NO HAVENThe greenback was on its way toward another winning day, with the Bloomberg Dollar Spot Index reaching a new high for the year. But the IHS Markit report put a stop to that, causing the gauge to quickly reverse and fall into the red for the day even as those other currency havens, the yen and Swiss franc, soared. Yes, the dollar has had a good run the last couple of months and maybe traders were looking for an excuse to lighten their exposure, but to see weakness on a decidedly “risk-off” day in the global markets says something about how the international markets may be viewing the U.S. both economically and politically. The dollar’s reversal also came around the same time that House Speaker Nancy Pelosi took the highly unusual step of seeming to question the president’s mental fitness. "I wish that his family or his administration or staff would have an intervention for the good of the country," Pelosi said. "Maybe he wants to take a leave of absence." According to the Associated Press, when asked whether she's concerned about Trump's well-being, Pelosi replied, "I am." Politics is always a dirty business, but this generation of traders has never seen anything like this before. Increasing political uncertainty at a time when the economy slowing, deflation is a possibility and the Fed is expected to cut rates isn’t something that’s likely to appeal to currency traders.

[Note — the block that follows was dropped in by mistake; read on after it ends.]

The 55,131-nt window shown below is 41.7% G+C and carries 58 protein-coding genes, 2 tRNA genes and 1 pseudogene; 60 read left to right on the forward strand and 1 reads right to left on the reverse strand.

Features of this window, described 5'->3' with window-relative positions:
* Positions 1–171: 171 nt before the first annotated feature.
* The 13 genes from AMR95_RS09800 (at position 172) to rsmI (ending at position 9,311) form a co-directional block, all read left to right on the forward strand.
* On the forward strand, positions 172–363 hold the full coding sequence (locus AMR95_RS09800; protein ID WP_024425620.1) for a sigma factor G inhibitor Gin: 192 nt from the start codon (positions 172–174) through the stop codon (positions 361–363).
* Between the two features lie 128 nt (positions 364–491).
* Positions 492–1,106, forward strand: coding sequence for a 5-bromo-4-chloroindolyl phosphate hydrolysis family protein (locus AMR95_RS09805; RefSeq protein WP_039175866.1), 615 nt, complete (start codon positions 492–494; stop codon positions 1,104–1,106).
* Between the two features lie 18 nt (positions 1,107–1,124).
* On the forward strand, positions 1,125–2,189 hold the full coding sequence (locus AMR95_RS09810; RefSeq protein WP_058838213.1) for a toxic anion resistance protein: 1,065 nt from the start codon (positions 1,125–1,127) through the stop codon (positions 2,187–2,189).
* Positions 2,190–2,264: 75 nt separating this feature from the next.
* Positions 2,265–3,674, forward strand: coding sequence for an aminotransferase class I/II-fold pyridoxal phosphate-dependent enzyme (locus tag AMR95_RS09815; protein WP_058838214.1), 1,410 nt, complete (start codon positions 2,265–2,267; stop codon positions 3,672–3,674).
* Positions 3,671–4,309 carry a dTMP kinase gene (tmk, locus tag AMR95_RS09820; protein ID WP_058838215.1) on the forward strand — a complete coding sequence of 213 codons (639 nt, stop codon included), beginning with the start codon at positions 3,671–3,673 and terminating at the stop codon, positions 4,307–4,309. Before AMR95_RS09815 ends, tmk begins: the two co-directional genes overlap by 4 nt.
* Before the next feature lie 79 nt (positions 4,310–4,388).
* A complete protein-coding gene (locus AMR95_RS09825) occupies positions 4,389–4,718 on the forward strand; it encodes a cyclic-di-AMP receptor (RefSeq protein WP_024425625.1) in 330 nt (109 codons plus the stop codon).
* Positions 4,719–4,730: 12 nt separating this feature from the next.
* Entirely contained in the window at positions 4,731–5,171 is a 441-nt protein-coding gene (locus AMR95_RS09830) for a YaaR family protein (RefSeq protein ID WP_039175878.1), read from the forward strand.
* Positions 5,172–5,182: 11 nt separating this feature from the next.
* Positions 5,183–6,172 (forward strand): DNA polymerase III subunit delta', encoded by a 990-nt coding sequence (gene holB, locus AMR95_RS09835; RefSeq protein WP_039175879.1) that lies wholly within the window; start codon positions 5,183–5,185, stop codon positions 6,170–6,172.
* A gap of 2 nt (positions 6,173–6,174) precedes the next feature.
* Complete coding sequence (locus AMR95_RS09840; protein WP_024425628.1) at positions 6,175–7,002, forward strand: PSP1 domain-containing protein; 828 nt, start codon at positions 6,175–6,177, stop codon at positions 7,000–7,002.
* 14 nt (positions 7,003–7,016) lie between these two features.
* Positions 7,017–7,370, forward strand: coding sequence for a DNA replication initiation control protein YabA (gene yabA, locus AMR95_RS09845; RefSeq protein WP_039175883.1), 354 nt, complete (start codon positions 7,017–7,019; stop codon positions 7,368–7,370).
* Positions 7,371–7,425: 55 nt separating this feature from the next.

CRUDE CRUMBLESThe jitters extended to the oil market, where prices plunged as much as 6.66% in their biggest slide this year. Prices are now down 13 percent from this year’s high reached a month ago. Traders are dealing with a double whammy of increasing U.S. supplies and a slowing global economy. The U.S. Energy Department said Wednesday that weekly American crude inventories swelled to the highest in almost two years. The day before, the Organization for Economic Cooperation and Development – which had already made big cuts to its global economic projections in March – did so again, trimming its 2019 forecast to 3.2% from 3.3%. “It seems like we’re going to be entrenched in a trade war, which is really going to hurt demand for crude oil,” Tariq Zahir, a commodity fund manager at Tyche Capital Advisors, told Bloomberg News. Of course, there is a silver lining: Lower oil prices should contain gasoline costs, supporting U.S. consumers heading into the summer driving season. Regular unleaded gasoline prices are currently $2.87 per gallon, but based on typical seasonal patterns, prices should plateau over the next several weeks and not exceed the $3 mark, according to Bloomberg Economics’s Carl Riccadonna. This kind of measured increased “should not pose a risk to consumption, but households are starting to take notice,” Riccadonna wrote in a research note Thursday. “It is becoming increasingly apparent that consumers will once again be the primary engine of economic growth in 2019.”